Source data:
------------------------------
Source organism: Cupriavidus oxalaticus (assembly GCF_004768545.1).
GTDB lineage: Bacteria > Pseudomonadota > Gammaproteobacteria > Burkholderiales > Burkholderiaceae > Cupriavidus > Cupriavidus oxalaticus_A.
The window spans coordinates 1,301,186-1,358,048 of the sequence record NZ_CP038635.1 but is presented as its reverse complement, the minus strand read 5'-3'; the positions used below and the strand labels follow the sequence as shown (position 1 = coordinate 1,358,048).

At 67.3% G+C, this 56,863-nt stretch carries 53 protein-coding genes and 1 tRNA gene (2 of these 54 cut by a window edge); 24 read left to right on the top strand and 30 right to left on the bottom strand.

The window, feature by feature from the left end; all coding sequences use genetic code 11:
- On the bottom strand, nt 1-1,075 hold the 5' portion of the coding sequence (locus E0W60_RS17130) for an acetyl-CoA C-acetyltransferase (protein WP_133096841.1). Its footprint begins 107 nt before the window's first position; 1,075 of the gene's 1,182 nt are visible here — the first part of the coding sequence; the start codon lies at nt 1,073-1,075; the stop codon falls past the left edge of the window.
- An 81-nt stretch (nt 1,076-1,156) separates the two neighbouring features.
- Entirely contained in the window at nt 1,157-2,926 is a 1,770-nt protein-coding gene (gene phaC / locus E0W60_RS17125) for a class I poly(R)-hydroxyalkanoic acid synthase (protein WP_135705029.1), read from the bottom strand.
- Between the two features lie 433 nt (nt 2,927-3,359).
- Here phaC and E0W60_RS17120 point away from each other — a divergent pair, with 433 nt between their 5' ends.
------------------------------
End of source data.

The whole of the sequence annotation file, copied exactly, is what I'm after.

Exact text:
Source organism: Cupriavidus oxalaticus (assembly GCF_004768545.1).
GTDB lineage: Bacteria > Pseudomonadota > Gammaproteobacteria > Burkholderiales > Burkholderiaceae > Cupriavidus > Cupriavidus oxalaticus_A.
The window spans coordinates 1,301,186-1,358,048 of the sequence record NZ_CP038635.1 but is presented as its reverse complement, the minus strand read 5'-3'; the positions used below and the strand labels follow the sequence as shown (position 1 = coordinate 1,358,048).

At 67.3% G+C, this 56,863-nt stretch carries 53 protein-coding genes and 1 tRNA gene (2 of these 54 cut by a window edge); 24 read left to right on the top strand and 30 right to left on the bottom strand.

The window, feature by feature from the left end; all coding sequences use genetic code 11:
- On the bottom strand, nt 1-1,075 hold the 5' portion of the coding sequence (locus E0W60_RS17130) for an acetyl-CoA C-acetyltransferase (protein WP_133096841.1). Its footprint begins 107 nt before the window's first position; 1,075 of the gene's 1,182 nt are visible here — the first part of the coding sequence; the start codon lies at nt 1,073-1,075; the stop codon falls past the left edge of the window.
- An 81-nt stretch (nt 1,076-1,156) separates the two neighbouring features.
- Entirely contained in the window at nt 1,157-2,926 is a 1,770-nt protein-coding gene (gene phaC / locus E0W60_RS17125) for a class I poly(R)-hydroxyalkanoic acid synthase (protein WP_135705029.1), read from the bottom strand.
- Between the two features lie 433 nt (nt 2,927-3,359).
- Here phaC and E0W60_RS17120 point away from each other — a divergent pair, with 433 nt between their 5' ends.